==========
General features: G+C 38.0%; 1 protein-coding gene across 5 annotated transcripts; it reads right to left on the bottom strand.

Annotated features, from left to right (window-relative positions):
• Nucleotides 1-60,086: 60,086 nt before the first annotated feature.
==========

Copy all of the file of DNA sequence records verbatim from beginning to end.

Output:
General features: G+C 38.0%; 1 protein-coding gene across 5 annotated transcripts; it reads right to left on the bottom strand.

Annotated features, from left to right (window-relative positions):
• Nucleotides 1-60,086: 60,086 nt before the first annotated feature.